The Obama administration’s five-year drilling plan (hint: it’s underwhelming)

posted at 4:01 pm on June 30, 2012 by Erika Johnsen

On Thursday, the Obama administration unveiled its latest five-year oil-leasing plan, and I have to say, it looks pretty awesome — you know, as long as you’re not into creating jobs or economic growth or any other such silly material interests.

U.S. oil companies will be allowed to drill in more areas of the Gulf of Mexico but won only limited access to the Arctic under the final version of the Obama Administration’s five year drilling plan that was slammed by industry and some environmentalists.

The 2012-2017 plan calls for three potential lease sales in areas offshore Alaska but the auctions would not be held until the final years of the plan because of environmental concerns about operating in the Arctic. …

“Today, the Obama Administration has announced a bleak future for American energy production by keeping 85 percent of America’s offshore areas under lock and key and refusing to open any new areas to drilling,” said Doc Hastings, Republican chairman of the House Natural Resources Committee.

Why, why, why do we consistently take ourselves out of the game on the energy front? Worldwide demand for oil and gas is booming, and instead of taking advantage of our highly abundant natural resources and getting a hefty share of that market, we quixotically decide that we’re going to take some self-imagined high road and lead the world in the righteous quest for green energy. Drilling our own stuff would produce productive private-sector jobs, create wealth, and increase our energy security, all in one fell swoop — but because the environmental lobby gets its knickers in a twist over anything that doesn’t come from the Captain Planet earth-wind-fire-water-heart playbook, we all have to suffer.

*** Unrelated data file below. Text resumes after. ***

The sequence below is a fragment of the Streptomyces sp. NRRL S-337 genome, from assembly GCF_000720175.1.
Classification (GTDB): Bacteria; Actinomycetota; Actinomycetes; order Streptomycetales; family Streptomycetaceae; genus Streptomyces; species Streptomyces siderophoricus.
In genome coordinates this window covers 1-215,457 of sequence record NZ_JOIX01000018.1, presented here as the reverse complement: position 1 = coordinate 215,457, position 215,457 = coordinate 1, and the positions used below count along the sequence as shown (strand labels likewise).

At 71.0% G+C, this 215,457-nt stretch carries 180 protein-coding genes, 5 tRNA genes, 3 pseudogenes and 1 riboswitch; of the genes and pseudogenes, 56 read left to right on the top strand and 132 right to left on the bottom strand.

Le sigh. Here are some of the interested parties’ opinions on the announcement:

“The Obama administration has demonstrated that they will not allow the safe and responsible development of oil and gas energy resources off of Virginia’s coast,” Republican Governor Bob McDonnell said in a statement. “Offshore energy exploration and development would mean thousands of new jobs and millions in new revenue.” …

“The government keeps promoting risky offshore drilling that jeopardizes the health of the entire Gulf and Arctic regions,” said Jacqueline Savitz, vice president for North America at environmental group Oceana. “This plan sets us up for another devastating oil spill, which endangers human lives, coastal economies and marine life.” …

“Our plan adopts a regionally tailored approach that accounts for the distinct needs of the different regions,” Salazar told reporters in Washington. “The plan takes into account the range of factors, like resource potential, status of development and emergency-response structure, regional interest, and the need for a balanced approach when it comes to the use of our natural resources.”

The Obama administration has had the perfect excuse to be stingy in their permitting every since the BP oil spill — and yes, the BP oil spill was a terrible disaster, as well as a monumental waste of everybody’s time, money, and effort. We should indeed work to make sure nothing like that ever happens again — but at what cost? It was very much a black-swan situation, and if you haven’t noticed, the Gulf Coast has been completely recovered (both economically and ecologically) for awhile now.

Our economy is in the hurt locker, and frankly, I think playing political games with America’s natural assets is about as inexcusable as it gets.


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Comment pages: 1 2